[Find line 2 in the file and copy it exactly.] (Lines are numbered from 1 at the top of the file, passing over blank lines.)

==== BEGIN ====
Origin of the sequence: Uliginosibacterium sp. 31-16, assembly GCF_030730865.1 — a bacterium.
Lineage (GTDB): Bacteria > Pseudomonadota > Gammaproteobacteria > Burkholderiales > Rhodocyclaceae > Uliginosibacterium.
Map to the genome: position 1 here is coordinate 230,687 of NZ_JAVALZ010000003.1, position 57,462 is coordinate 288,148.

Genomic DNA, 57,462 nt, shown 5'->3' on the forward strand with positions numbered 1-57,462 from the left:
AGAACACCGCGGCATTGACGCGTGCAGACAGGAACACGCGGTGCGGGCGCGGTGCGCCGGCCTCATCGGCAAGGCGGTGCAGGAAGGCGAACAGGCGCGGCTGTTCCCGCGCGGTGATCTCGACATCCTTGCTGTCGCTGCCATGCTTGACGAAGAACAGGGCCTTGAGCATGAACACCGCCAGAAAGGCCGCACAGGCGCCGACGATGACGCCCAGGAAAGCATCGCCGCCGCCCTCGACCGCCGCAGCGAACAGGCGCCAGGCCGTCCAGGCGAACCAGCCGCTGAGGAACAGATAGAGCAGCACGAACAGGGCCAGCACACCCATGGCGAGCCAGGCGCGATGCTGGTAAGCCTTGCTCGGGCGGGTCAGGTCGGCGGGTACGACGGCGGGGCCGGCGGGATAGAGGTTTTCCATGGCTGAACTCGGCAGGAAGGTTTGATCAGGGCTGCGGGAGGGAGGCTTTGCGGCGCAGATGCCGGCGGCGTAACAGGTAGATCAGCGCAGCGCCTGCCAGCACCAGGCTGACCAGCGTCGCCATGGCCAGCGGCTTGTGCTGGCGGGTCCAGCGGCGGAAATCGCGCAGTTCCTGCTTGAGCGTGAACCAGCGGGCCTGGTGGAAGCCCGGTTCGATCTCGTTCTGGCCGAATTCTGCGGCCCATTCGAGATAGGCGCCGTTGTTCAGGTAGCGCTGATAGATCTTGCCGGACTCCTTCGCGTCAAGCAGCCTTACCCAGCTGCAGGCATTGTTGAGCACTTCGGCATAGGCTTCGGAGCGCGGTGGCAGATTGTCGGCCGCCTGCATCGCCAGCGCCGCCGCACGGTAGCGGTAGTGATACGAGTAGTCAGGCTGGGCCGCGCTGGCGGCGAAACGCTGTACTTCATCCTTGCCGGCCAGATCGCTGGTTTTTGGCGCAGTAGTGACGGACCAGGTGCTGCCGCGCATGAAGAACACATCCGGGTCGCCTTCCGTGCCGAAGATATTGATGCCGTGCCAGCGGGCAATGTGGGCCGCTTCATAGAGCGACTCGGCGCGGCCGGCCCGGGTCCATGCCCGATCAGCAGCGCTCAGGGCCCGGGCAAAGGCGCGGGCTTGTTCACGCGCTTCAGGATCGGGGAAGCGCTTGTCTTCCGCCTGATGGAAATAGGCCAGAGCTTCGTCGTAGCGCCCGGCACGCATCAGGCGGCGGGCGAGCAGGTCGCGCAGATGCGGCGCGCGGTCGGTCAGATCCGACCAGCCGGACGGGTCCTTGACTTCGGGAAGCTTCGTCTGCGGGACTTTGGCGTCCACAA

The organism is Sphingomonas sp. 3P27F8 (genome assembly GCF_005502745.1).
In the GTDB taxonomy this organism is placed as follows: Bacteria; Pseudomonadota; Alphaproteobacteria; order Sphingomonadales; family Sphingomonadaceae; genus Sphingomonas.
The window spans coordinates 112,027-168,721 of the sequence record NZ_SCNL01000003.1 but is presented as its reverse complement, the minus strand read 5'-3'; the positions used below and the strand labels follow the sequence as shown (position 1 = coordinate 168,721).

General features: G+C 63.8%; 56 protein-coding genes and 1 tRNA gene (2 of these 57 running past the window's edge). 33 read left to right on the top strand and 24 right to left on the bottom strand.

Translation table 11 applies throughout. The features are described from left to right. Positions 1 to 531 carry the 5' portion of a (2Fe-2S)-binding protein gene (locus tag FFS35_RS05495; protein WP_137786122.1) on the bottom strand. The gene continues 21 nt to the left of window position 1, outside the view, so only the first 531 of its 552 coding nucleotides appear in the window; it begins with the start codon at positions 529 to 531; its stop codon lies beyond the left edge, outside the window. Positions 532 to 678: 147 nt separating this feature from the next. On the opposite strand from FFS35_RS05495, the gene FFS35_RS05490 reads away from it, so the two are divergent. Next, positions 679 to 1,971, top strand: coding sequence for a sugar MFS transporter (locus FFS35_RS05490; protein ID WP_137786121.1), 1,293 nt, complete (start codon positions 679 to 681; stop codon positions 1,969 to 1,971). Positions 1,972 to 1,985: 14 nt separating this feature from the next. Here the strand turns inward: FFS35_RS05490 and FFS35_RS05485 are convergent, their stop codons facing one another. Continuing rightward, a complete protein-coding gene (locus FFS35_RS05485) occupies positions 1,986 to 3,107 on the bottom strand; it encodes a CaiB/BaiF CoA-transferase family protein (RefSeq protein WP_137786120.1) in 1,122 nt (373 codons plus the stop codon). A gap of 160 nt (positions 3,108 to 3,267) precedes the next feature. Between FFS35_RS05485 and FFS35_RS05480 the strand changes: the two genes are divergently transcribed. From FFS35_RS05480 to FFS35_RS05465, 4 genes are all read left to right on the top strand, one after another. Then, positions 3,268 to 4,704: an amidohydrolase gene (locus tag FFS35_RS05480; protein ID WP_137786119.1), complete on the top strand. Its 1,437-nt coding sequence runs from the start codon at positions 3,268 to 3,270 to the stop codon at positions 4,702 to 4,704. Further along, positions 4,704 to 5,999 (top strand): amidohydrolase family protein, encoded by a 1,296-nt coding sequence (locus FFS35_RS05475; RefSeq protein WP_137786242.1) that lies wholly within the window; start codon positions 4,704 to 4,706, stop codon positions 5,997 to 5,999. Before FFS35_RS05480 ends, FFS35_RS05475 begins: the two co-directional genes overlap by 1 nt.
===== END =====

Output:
Lineage (GTDB): Bacteria > Pseudomonadota > Gammaproteobacteria > Burkholderiales > Rhodocyclaceae > Uliginosibacterium.